Derek Henthorn / STOCK4B / GETTY
Recently, my extended family shared a meal at a boisterous Italian restaurant. Before our appetizers had arrived, my then 18-month-old nephew had spilled soda, played 12 games of "guess which hand the sugar packet's in," gone on a walking tour of the dining room, dropped two forks, and tried to take off his shirt while in his high chair. As we were leaving, I overheard a couple remark, "He's adorable, but I'm glad we're past that stage." As anyone with a 1- or 2-year-old knows, taking a toddler to a restaurant is no day at the beach (which, by the way, is no day at the beach either). It requires patience, planning, and a glass of pinot noir.
When you take a toddler out to eat, you're including a guest who finds it difficult to sit still, is prone to tantrums, and probably has a limited interest in new cuisine, says Parents advisor Jenn Berman, Psy.D., author of SuperBaby: 12 Ways to Give Your Child a Head Start in the First 3 Years. Still, dining out is a great way to encourage flexibility. "The first sojourns to a restaurant are about getting used to eating somewhere other than the kitchen table and eating food that's not prepared by Mommy or Daddy," adds etiquette expert Cindy Post, author of The Gift of Good Manners. Ready to survey the restaurant scene with your toddler? Try these tips.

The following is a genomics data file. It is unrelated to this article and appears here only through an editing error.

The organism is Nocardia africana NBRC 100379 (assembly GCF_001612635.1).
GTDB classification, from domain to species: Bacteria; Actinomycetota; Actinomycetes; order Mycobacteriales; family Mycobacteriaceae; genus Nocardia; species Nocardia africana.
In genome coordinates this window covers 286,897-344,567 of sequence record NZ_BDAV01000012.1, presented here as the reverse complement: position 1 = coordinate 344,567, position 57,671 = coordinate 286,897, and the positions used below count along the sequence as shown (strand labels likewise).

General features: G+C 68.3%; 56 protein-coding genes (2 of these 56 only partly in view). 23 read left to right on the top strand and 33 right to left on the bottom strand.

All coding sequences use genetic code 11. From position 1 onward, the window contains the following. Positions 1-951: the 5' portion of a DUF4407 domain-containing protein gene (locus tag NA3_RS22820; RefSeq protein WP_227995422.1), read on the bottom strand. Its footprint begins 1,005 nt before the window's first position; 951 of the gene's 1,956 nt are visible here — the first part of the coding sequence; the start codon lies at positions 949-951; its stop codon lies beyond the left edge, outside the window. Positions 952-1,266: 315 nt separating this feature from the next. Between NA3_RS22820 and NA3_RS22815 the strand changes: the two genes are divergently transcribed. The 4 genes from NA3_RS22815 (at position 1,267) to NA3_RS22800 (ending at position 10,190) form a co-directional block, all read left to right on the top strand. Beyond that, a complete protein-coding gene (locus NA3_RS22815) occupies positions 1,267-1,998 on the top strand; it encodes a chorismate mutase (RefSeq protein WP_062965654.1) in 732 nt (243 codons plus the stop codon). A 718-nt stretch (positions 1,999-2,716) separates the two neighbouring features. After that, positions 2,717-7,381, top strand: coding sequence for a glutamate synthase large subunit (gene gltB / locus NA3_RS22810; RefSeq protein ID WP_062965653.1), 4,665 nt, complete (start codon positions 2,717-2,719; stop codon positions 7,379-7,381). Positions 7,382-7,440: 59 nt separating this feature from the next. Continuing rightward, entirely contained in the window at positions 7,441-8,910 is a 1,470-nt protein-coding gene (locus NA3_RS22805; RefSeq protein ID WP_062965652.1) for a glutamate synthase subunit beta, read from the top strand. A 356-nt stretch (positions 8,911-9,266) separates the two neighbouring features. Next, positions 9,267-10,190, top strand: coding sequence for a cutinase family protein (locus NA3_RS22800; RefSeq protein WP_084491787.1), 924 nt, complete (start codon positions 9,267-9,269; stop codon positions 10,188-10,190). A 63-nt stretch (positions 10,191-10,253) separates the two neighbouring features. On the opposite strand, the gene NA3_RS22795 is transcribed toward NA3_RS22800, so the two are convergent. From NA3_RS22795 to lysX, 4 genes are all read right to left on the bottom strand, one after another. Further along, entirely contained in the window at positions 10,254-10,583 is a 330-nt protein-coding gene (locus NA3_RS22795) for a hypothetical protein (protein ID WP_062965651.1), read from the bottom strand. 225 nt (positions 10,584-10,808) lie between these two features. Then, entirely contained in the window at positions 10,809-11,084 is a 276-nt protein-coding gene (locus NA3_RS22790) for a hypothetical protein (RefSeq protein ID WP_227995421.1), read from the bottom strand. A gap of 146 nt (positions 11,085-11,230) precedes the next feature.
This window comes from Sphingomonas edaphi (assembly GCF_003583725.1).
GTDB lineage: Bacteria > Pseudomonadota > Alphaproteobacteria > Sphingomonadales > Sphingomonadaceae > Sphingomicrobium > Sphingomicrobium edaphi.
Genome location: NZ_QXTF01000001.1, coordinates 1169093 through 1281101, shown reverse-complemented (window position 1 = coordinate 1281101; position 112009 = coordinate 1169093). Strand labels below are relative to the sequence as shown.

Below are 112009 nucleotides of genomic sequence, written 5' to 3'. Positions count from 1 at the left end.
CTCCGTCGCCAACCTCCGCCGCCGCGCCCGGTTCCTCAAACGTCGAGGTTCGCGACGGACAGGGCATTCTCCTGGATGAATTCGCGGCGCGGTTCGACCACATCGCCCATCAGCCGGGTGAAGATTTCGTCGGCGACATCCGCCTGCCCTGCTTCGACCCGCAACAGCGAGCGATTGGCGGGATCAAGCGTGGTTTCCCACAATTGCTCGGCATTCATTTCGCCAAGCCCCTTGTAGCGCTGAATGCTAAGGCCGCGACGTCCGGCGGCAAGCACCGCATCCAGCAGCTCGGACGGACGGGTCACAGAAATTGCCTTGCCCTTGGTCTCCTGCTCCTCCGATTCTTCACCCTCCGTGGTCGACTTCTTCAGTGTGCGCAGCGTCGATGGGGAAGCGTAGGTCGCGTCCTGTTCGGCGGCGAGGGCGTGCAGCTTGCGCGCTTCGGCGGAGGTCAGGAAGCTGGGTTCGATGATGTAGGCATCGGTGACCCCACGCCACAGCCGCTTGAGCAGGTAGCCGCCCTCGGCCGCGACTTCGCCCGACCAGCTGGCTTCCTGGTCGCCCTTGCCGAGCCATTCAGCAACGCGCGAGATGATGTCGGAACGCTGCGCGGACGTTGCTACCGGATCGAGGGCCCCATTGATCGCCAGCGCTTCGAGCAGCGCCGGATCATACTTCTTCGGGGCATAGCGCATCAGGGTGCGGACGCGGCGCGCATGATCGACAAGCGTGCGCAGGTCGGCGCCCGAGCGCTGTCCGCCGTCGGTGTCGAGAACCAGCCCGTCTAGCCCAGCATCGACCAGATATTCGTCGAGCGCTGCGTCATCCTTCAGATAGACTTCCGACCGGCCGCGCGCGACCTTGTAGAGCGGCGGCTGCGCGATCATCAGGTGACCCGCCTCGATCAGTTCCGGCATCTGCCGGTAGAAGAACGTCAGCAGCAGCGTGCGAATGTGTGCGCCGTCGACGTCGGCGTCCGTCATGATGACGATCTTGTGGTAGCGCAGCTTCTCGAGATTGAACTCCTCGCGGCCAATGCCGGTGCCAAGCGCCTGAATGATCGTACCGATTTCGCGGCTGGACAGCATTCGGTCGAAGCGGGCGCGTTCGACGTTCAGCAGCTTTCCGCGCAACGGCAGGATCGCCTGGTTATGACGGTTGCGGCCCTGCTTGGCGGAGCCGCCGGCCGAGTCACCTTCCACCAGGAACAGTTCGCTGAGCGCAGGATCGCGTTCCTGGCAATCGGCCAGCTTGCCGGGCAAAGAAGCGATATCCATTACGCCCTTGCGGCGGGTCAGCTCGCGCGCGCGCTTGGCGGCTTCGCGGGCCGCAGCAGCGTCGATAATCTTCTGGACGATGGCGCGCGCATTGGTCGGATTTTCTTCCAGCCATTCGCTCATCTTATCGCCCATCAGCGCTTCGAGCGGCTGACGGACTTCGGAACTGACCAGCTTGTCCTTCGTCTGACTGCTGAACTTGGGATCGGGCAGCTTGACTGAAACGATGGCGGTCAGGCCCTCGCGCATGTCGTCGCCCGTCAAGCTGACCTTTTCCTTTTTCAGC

Choose the Right Establishment
You don't have to limit yourself to fast food, but do pick a place that's family-friendly. "If you go to a restaurant that's too fancy, you're just setting your child up to fail," says Dr. Berman. "You'll be embarrassed and angry if your kid is disruptive, when really it's not her fault." So look for restaurants with a children's menu and high chairs -- and most important, where they're used to a little (or a lot of) noise and mess.
Never Take a Tired Toddler Out
Talk about a recipe for disaster! When you make your reservation, plan around your child's regular sleep schedule. If he typically naps at 1 p.m., an early dinner is a much better idea than lunch at noon, for example. "This is about your child's needs, not yours," says Dr. Berman, who recently staged a restaurant intervention with a mom whose 18-month-old was flinging silverware across the table. "This woman was at her wits' end. She was yelling, 'No! Do not do that!' as she grabbed her son's wrist and face. Eventually, I felt compelled to help out," she explains. "I bent down so the other diners couldn't hear me, and said, 'You seem to be having a hard time. I'm a mom too and also a therapist. Can I help?' Then we talked about how yelling wasn't helping the situation and what she could do to prevent these kinds of situations in the future. The woman actually seemed relieved." As they talked, Dr. Berman found out that it was an hour and a half past the kid's usual bedtime. No wonder he was out of control.